What Are Pelvic Floor Disorders?

Approximately 80 percent of those who suffer from disorders of the pelvic floor are women. Pelvic floor disorders are typically a consequence of obstetrical delivery. Muscle strain is common during labor and delivery. This can cause problems years later, as those muscles weaken and are further stressed by weight gain.

Other causes of pelvic floor disorders include:

  • Connective tissue disorders
  • Degenerative neurologic conditions
  • Obesity
  • Hysterectomy
  • Heavy lifting
  • Pelvic injury from a road accident or other trauma
  • Surgery or radiation for uterine, cervical, prostate or rectal cancer

Learn more about treatment options available at Mass General.

Questions to Ask Your Patients

Pelvic floor disorders are under-reported and under-diagnosed. That’s because many patients are uncomfortable talking about their symptoms or assume these problems can’t be corrected. You can use the following questions as a guide to help discuss pelvic floor disorders symptoms with your patient:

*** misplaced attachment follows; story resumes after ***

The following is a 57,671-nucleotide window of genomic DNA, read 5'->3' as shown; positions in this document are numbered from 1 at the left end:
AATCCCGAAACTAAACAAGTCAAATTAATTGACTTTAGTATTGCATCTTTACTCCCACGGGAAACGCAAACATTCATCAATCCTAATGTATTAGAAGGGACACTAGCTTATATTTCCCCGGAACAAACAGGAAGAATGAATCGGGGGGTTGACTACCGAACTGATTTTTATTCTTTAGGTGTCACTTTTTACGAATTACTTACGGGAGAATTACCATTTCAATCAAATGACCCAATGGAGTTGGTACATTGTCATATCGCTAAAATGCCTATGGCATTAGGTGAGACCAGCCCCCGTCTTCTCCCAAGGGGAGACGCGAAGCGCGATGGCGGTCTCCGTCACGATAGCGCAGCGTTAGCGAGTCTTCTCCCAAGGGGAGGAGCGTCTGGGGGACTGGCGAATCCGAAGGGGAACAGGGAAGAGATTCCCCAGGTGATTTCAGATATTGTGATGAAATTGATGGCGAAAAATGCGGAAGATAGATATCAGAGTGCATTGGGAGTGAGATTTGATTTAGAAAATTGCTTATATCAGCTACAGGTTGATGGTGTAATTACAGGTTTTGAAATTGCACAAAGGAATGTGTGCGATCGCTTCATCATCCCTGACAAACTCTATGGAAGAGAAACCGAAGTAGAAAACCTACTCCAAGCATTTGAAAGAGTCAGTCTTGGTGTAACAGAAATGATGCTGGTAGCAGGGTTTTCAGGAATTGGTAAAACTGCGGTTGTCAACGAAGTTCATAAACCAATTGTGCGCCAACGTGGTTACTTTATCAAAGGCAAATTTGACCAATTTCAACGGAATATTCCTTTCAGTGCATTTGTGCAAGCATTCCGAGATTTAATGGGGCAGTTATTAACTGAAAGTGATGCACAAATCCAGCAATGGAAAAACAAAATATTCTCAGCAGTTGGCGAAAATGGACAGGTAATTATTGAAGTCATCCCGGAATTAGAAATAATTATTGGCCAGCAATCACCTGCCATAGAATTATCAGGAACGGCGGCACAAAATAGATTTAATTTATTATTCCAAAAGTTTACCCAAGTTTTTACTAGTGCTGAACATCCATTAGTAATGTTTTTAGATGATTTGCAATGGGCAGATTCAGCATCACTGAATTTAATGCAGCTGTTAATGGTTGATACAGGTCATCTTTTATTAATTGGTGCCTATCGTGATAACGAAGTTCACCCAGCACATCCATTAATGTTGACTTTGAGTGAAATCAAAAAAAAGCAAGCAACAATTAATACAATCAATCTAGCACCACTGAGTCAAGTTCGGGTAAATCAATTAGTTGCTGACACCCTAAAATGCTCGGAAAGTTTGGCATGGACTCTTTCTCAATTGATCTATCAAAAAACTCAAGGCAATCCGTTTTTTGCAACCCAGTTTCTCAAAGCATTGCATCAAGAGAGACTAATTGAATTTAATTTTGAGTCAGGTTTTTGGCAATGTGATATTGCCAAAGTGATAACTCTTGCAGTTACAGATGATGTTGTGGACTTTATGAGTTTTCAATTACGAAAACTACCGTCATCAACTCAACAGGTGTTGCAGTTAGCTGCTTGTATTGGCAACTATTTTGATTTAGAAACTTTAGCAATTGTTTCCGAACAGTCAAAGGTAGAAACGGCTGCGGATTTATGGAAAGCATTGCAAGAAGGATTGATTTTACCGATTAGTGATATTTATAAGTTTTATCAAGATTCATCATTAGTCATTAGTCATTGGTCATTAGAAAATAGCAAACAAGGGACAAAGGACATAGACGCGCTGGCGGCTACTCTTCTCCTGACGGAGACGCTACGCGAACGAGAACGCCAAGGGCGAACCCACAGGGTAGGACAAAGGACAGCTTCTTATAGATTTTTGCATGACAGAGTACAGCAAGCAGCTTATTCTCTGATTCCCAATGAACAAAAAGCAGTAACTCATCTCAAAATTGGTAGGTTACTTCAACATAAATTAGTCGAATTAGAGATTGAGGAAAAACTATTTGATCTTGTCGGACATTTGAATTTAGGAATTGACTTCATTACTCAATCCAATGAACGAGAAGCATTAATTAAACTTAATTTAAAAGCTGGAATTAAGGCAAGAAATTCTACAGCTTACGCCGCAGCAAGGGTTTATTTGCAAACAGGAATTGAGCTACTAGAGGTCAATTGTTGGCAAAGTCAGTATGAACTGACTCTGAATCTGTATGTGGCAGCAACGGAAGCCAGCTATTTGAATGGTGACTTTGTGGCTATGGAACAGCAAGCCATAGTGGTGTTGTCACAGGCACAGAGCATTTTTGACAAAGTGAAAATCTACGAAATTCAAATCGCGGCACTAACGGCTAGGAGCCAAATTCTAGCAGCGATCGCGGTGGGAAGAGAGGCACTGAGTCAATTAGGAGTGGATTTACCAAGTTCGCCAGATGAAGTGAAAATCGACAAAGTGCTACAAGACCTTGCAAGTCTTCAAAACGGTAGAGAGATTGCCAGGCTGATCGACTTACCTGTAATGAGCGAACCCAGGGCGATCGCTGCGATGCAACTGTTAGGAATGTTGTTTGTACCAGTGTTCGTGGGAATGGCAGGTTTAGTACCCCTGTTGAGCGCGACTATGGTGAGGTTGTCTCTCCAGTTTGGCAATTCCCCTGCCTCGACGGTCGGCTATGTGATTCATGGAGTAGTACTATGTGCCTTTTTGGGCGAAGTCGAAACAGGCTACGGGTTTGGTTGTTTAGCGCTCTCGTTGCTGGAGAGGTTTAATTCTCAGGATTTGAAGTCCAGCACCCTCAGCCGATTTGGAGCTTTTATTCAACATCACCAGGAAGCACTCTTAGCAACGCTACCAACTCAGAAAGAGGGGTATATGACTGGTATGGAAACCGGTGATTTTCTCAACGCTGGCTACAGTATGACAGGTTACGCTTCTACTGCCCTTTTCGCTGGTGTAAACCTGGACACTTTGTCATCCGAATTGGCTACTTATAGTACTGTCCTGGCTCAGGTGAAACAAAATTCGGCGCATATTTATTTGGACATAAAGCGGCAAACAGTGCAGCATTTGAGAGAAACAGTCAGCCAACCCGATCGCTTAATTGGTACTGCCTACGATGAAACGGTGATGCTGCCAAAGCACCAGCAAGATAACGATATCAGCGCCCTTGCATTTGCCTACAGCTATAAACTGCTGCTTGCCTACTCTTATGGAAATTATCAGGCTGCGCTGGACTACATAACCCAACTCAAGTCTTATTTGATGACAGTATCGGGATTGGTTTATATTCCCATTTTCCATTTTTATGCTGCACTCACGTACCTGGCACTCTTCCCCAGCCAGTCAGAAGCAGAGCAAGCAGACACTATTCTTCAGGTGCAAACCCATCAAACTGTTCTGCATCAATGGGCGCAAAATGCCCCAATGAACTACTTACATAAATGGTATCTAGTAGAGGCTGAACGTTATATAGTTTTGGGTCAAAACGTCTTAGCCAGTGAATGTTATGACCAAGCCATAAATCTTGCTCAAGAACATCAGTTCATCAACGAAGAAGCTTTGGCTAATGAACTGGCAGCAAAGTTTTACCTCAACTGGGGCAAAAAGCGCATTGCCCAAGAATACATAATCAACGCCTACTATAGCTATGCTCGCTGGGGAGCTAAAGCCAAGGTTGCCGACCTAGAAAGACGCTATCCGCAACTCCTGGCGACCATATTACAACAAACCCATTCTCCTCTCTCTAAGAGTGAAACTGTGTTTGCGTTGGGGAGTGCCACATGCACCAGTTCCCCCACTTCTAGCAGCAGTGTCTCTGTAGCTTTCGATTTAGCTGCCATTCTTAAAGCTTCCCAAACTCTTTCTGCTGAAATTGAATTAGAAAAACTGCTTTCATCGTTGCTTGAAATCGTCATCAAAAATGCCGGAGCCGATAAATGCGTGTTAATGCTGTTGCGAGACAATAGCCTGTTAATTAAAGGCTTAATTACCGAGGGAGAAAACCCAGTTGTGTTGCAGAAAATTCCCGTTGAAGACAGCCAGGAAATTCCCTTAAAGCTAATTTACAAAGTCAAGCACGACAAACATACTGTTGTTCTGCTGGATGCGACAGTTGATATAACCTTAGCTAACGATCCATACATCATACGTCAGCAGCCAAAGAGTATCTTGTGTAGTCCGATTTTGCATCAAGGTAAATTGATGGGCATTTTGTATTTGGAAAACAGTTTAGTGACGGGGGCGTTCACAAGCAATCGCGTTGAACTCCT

• Do you have discomfort or a sense of heaviness or pressure in the pelvic area? This sensation may feel like something falling out of the vagina.
  • Do you feel that some of your organs, such as your vagina, uterus or rectum have shifted in position?
  • Do you have difficulty emptying your bladder completely?
  • Do you ever suffer from urinary incontinence (leaking that is out of your control)?
  • Do you experience urgent, frequent or painful urination?
  • Do you suffer from chronic constipation (constipation that doesn’t respond to laxatives)?
  • Have you ever suffered from fecal incontinence (inability to control your bowel movements?)

Download these questions (PDF)